There may be some instances where women choose to shamelessly massacre others, but right now I don’t have any shining examples of this. To me the problem of guns seems to be a big time male issue…particularly as it pertains to power the power we feel holding them and shooting them.
Adam Lanza may have learned some really good lessons in life. But he learned the wrong lessons when it came to being a man. In the eyes of God, in the eyes of Jesus, real men don’t take aim at and kill others because they can. Real men don’t live in fear of the enemy, but seek to love their enemy. Real men put down their weapons and find the pathway to peace. Real mean seek to love everything that God loves. And real men don’t stand back and say “well the that’s the way things are in our culture.”
Surely, Lanza was confused…maybe even crazy. The problem, as I see it is this…maybe we’re just as confused. When it comes to the Newtown massacre I’m hearing the same old rationales, the same old excuses. It’s predictable. The end result is that the TV will be inundated with coverage for 3 weeks and then life will go on. Then we’re going to shamefully bless the next murder spree. But life doesn’t go on for the the families of 32 people who are murdered every day in the USA. Picture yourself as a parent of one of the children murdered in Newtown. Life will never go on per usual.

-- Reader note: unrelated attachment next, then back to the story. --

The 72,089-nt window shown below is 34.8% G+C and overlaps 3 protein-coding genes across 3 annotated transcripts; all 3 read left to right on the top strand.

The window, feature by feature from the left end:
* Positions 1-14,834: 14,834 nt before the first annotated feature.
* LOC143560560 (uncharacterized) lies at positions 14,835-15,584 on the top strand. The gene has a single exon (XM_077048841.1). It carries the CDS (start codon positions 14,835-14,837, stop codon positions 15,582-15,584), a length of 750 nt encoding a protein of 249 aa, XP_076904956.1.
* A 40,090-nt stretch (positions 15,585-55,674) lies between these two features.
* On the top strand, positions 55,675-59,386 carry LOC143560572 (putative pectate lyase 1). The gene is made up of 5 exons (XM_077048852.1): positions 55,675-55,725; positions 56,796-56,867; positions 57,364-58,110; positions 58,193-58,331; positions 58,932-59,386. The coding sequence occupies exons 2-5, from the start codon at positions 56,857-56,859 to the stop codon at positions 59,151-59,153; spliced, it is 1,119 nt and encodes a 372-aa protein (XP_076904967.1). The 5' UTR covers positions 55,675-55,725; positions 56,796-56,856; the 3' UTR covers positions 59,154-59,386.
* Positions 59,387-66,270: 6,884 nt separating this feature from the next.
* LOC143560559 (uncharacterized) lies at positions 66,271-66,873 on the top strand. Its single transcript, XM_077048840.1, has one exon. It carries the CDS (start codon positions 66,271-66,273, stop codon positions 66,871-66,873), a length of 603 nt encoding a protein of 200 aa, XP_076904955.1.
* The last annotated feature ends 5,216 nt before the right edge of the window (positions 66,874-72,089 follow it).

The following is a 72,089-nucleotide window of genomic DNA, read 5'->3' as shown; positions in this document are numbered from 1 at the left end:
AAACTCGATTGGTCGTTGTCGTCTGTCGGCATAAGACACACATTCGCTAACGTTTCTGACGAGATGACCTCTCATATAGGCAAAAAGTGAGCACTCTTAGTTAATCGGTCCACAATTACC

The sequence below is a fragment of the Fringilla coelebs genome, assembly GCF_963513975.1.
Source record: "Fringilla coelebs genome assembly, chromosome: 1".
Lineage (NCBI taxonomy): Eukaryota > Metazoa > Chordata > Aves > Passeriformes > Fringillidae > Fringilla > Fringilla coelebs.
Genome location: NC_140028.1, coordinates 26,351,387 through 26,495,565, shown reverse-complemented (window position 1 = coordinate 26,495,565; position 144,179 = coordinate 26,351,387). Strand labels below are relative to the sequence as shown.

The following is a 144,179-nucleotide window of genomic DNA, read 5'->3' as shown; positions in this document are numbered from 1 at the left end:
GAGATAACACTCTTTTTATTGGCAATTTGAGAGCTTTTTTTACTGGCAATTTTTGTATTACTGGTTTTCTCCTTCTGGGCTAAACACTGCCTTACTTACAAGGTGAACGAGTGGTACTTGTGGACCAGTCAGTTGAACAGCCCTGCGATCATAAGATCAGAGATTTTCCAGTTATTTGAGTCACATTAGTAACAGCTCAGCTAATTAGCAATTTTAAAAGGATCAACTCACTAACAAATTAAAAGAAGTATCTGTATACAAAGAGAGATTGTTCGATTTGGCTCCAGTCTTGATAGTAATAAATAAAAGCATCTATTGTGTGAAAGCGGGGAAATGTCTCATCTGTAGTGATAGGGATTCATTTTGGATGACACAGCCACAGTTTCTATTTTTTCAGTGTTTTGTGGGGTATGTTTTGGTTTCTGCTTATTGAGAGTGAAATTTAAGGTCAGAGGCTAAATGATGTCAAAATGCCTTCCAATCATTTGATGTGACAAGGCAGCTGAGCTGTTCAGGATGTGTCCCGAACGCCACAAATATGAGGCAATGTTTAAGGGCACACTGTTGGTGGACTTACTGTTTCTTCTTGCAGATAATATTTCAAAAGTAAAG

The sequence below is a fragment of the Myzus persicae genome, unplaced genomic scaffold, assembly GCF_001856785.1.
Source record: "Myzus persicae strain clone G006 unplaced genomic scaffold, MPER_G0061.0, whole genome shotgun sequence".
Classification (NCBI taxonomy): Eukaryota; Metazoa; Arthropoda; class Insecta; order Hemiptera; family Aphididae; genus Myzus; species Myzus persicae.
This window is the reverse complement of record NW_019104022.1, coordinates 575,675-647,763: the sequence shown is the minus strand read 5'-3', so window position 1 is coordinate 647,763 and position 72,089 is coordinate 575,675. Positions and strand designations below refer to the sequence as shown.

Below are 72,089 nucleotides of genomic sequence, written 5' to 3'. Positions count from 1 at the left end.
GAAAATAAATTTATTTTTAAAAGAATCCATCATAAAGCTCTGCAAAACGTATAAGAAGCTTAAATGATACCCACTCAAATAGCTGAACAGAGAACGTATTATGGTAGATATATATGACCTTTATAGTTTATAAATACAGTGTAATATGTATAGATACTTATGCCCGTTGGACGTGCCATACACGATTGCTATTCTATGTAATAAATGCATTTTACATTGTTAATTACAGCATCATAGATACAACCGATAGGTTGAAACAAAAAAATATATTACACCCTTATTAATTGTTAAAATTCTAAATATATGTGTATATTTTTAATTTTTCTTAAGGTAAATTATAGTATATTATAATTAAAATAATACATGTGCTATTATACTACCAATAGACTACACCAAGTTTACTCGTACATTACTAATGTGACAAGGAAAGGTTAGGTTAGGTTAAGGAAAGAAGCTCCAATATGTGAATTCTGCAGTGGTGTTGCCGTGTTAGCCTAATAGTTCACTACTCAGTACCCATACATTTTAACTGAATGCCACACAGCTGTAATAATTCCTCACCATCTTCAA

The time has come for Christian men to come to terms with the fact that we really don’t comprehend the power of a gun. And for this reason we need to get rid of as many guns as possible. So I am urging Christian men to take the lead- get rid of guns that serve no other purpose than to kill other people, this includes hand guns, semi-automatic weapons, and surely assault rifles. No real man of God hunts in this kind of way!
If I hear one more time that “guns do not kill people–people do”, or that talk of gun control is a slippery slope threatening a host of American freedoms, or that millions of responsible gun owners must not be judged by a few crazies, I’m going to pull the few lasting hairs out of my head. This is confused…maybe even crazy thinking. Surely people kill…but guns make it super easy to do so. (just ask my dog)